I have been looking at circuit protection using TVS and Zener diodes.

I have seen the following symbols used to represent TVS diodes in circuit diagrams:


simulate this circuit – Schematic created using CircuitLab

I guess the first question is whether there is a meaningful difference between TVS and Zener diodes, and the answer seems to be, "Their characteristics are similar, but their design and test specs, and intended applications, are different: Zeners are for specific and potentially continuous voltage regulation. TVS diodes are less precise about voltage and designed rather to shunt (and survive) large power transients."

My impression so far is that of the symbols above:

  1. Should be assumed to refer to a Zener diode (unless notes indicate otherwise).
  2. Unambiguously indicates a TVS diode.
  3. Unambiguously indicates a TVS diode.
  4. Probably refers to a pair of Zener diodes, but could refer to a single TVS diode.

Are these reasonable assumptions?

I imagine that the only time one would consistently run into trouble is when using a TVS diode instead of a pair of Zener diodes. E.g., using a TVS diode, with its imprecise breakdown voltage, when the circuit calls for a "waveform clipper" would produce terrible results. On the other hand, using a Zener when a TVS was intended one would likely either never notice the difference if large power transients aren't part of routine operation, or else one would probably notice the difference quite quickly as the Zener was fried?

Or is the correct answer to this ambiguity simply, "Yes, they're ambiguous. And until you're sure which diode to use you're not ready to build the circuit."


2 Answers 2


The reason the same symbol is sometimes used for TVS diodes (Transorbs) and Zeners, is a Transorb has a lot in common with a Zener. An ideal Zener and an Ideal TVS-diode would be indistinguishable in their characteristics. This leads to ... laziness in library management (or ignorance) and the same symbol is used.

Regulator Zeners and TVS-Zener diodes differ in aspects of their construction to facilitate either higher continuous rating or high pulse capability.

Zener TVS devices are constructed with large area silicon p-n junctions designed to operate in avalanche and handle much higher currents than their cousins, Zener voltage regulator diodes

Only uni-directional TVS diodes are created at wafer level. The bidirectional TVS diodes you can buy are just two such dies packaged in series.

Examples of symbols for some TVS devices:

enter image description here

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From your images

  1. Zener diode unless the part number calls up a TVS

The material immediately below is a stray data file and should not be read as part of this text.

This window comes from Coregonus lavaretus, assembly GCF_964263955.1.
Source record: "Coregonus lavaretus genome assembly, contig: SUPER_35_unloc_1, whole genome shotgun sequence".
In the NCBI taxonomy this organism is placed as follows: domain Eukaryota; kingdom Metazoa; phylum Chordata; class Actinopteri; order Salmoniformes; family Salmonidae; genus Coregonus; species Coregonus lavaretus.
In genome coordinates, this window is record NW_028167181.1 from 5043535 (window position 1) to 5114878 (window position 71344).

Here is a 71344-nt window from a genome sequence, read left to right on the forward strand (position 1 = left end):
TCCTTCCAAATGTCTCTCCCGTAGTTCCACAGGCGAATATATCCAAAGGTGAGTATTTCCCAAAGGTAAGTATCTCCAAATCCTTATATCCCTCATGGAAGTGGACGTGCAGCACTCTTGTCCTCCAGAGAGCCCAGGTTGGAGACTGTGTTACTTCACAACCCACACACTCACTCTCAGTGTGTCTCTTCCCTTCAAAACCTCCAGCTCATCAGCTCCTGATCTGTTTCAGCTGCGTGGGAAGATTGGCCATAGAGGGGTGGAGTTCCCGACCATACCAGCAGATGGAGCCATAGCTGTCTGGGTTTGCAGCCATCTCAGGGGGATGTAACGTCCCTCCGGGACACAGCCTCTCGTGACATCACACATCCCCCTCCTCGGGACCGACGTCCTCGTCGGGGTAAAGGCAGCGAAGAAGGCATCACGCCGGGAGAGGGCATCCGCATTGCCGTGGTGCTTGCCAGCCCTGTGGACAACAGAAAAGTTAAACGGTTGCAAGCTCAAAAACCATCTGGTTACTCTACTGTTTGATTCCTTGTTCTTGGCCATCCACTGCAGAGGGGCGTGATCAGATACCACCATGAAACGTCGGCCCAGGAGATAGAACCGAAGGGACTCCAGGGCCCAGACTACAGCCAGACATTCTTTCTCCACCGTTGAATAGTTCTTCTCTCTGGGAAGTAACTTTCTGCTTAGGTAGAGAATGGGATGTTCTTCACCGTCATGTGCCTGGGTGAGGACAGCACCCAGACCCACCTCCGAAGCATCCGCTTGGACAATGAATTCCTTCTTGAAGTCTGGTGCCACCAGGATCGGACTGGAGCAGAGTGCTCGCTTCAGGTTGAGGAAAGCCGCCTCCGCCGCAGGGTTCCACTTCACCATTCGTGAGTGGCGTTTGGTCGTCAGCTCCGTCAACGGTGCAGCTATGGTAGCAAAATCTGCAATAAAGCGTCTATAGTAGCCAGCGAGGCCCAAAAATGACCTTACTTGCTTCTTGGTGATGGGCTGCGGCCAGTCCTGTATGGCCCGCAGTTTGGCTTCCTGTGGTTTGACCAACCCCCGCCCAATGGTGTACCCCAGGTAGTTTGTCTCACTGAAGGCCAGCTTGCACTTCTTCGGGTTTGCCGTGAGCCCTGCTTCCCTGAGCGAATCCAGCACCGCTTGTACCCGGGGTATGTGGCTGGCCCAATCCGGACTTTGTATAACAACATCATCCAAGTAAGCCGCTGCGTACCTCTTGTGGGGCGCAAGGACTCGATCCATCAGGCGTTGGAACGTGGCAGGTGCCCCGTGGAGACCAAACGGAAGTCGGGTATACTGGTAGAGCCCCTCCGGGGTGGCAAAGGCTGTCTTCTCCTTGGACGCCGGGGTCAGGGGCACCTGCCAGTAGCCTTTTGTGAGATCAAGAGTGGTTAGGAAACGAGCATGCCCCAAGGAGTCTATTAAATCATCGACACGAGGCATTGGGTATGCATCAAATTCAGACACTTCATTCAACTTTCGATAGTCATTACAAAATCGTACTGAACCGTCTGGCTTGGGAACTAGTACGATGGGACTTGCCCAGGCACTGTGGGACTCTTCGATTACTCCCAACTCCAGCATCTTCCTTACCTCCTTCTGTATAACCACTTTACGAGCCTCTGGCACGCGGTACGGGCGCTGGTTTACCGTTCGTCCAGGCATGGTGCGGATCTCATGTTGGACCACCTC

2. TVS
  3. TVS
  4. Back-to-back Zeners unless the part number calls up two unidirectional TVS


Using a TVS diode instead of, or in addition to a MOV for AC line protection?

  • \$\begingroup\$ ... and so a "bidirectional" diode is both theoretically and practically equivalent to two uni-directional diodes of the same specification? Or is there some significance to drawing the back-to-back diodes in contact vs connected by a small wire? \$\endgroup\$
    – feetwet
    Commented May 11, 2016 at 21:07
  • 2
    \$\begingroup\$ The only drawback in using two unidirectional parts is 1) additional BOM part, 2) larger board area 3) additional stray inductance due to the additional trace. Considering TVS-Diodes are quite often used in areas with high dv/dt transients, this could be an issue. \$\endgroup\$
    – user16222
    Commented May 11, 2016 at 21:15

From a practical point of view (and not so much looking at the symbols), the biggest difference is the pulse handling capability. The underlying effect is the same for all - they are designed for a fairly precise avalanche breakdown (strictly speaking, the Zener effect is for low-ish breakdown voltages, the avalanche breakdown is for higher voltage ratings). However, as you say already, TVS diodes can handle energy pulses far better than Zeners designed for voltage stabilization.

Concerning the symbols: There are also unipolar TVS (surge suppression) diodes, and the symbol is the same as for (voltage stabilization) Zeners. Sometimes, only the application (in the context of the surrounding schematic) or a Mfg./Part number will tell you the whole story...

  • \$\begingroup\$ Oh yeah, I neglected to consider uni-directional vs. bi-directional diodes. Though again, my understanding is that both Zeners and TVSs have reliable bi-directional characteristics, so is that another point of intentional ambiguity? Or would you expect symbols #1 and #4 to be explicitly employing unipolar diodes? (And if so what is the distinction between those and bipolar variants?) \$\endgroup\$
    – feetwet
    Commented May 11, 2016 at 19:54
  • 2
    \$\begingroup\$ @feetwet, #1 is unipolar. #2, 3, and 4 or bipoloar. #1 will allow current in the reverse direction with only about 0.7 V drop. The others will need a voltage to reach the breakdown voltage to conduct in either direction. \$\endgroup\$
    – The Photon
    Commented May 11, 2016 at 20:30
  • \$\begingroup\$ @feetwet Hmmm... I would not necessarily call it intentional ambiguity. Think about how many different types of resistors are out there, and it's always the same symbol. A schematic always is just that: A schematic (read: abstract, simplified) representation of the real thing. For readability, things are left out. Much like sheet music, where the same melody looks identical on paper, but sounds a lot different when played by a guitar, piano or horn. \$\endgroup\$
    – zebonaut
    Commented May 11, 2016 at 22:29

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